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2nd Governor of
California, January 9, 1851 - January 7, 1852

Born:  1818, in Ross County, Ohio

Died:  March 30, 1866, in San Francisco, California

Marriage:  1846, several children


John McDougal was the first lieutenant governor of California, serving under Governor Peter Burnett. When Burnett resigned on January 9, 1851, McDougal became governor.


Early Life

McDougal was born in Ohio (exact birth date uncertain) but spent much of his early life in Indiana. His family was poor, and John left home when he was old enough to get a job in a store. By the age of 14 he was serving as a soldier in the Black Hawk War, and later fought under General Winfield Scott during the Mexican War, earning the rank of captain.

John’s brother, George, had gone to Sacramento and opened a store there. In December 1848 McDougal and his family followed him, going by ship from New Orleans to Panama. After crossing Panama on land, they joined the California, the first ship carrying gold seekers up the coast to California, arriving in San Francisco on February 28, 1849.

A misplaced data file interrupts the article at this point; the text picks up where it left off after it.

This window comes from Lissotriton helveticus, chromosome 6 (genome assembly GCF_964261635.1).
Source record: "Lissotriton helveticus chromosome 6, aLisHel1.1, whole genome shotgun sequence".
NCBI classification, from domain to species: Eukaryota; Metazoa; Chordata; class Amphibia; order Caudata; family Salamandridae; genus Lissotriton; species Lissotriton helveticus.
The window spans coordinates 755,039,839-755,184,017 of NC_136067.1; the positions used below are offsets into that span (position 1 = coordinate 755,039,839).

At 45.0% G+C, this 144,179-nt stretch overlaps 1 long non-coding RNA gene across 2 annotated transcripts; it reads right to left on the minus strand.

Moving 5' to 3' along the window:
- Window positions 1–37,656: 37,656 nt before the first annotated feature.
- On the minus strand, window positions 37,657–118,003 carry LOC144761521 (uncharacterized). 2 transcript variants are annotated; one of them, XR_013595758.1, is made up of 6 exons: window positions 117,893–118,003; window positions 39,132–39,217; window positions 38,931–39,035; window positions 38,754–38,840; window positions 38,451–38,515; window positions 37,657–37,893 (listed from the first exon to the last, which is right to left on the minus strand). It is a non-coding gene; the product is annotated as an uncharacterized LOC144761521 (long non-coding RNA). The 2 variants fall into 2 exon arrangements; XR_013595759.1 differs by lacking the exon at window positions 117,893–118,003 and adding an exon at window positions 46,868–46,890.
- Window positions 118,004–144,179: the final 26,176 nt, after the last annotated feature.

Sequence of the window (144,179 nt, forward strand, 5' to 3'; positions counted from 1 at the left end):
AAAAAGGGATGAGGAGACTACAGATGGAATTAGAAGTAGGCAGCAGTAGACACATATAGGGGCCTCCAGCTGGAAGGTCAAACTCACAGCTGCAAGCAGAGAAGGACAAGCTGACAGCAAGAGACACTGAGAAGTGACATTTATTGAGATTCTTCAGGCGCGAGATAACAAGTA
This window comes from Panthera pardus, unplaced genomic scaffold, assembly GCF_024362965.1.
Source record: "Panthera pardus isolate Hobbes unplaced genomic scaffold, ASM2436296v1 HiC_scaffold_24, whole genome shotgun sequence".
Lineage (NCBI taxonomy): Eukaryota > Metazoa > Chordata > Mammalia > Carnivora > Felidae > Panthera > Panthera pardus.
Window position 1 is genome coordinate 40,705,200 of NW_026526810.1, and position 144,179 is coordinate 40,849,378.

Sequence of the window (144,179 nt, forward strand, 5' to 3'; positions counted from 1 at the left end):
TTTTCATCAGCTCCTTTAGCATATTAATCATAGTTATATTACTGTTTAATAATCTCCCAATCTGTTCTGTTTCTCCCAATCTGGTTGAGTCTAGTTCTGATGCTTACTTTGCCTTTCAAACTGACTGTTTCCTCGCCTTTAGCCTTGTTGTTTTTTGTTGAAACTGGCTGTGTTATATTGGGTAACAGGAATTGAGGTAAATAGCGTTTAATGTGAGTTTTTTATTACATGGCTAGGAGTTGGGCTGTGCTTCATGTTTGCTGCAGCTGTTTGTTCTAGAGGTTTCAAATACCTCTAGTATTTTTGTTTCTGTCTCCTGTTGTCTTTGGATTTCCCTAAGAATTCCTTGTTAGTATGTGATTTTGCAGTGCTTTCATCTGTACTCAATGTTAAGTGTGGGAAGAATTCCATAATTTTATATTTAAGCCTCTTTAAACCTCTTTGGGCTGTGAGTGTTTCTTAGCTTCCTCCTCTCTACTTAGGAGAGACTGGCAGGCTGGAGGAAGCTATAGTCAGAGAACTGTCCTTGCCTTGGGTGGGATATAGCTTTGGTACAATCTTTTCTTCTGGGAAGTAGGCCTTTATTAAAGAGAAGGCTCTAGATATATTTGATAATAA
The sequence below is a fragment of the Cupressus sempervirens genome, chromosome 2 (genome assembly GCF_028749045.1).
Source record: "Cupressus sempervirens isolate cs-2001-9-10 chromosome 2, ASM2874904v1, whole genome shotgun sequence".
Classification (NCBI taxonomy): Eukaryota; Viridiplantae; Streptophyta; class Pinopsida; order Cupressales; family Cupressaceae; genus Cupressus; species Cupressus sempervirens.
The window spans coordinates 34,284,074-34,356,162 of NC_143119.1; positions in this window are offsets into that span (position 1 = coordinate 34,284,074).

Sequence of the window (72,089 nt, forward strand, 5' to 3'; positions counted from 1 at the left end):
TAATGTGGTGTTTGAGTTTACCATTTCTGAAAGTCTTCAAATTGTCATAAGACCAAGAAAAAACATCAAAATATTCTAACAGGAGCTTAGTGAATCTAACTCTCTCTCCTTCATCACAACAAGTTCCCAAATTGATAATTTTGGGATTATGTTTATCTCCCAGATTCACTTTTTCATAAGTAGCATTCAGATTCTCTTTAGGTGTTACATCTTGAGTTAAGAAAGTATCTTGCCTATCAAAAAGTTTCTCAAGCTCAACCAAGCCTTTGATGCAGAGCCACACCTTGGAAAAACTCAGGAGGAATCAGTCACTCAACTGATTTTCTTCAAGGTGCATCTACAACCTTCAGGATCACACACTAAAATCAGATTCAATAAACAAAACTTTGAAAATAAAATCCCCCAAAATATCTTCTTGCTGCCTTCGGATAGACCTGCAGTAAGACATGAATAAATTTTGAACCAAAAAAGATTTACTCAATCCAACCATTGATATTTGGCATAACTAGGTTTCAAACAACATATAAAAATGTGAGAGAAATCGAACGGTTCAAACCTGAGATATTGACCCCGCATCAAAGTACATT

Finding little success in the gold fields, McDougal tried his hand at managing his brother’s store. Because of his low prices and easy finance terms, he was forced out of business by other merchants. He was a delegate to the constitutional convention in Monterey in 1849. A fellow delegate there mentioned McDougal’s many loudly voiced opinions as well as his excessive drinking. In the first election for state officials, the popular McDougal received more votes for lieutenant governor than Peter Burnett received for governor.



During McDougal’s one year as governor, the State Marine Hospital was opened in San Francisco, as well as state hospitals for the physically and mentally ill in Stockton and Sacramento. The legislature approved money for a militia to defend the state’s boundaries. McDougal’s popularity lessened when he granted pardons to a number of criminals. He was opposed to the Vigilance Committees of San Francisco who took justice into their own hands.


Later Years

McDougal was not a candidate in the 1852 election, and he moved to San Francisco. The last years of his life were troubled by alcoholism and illness. He was 48 years old when he died in San Francisco from a stroke.


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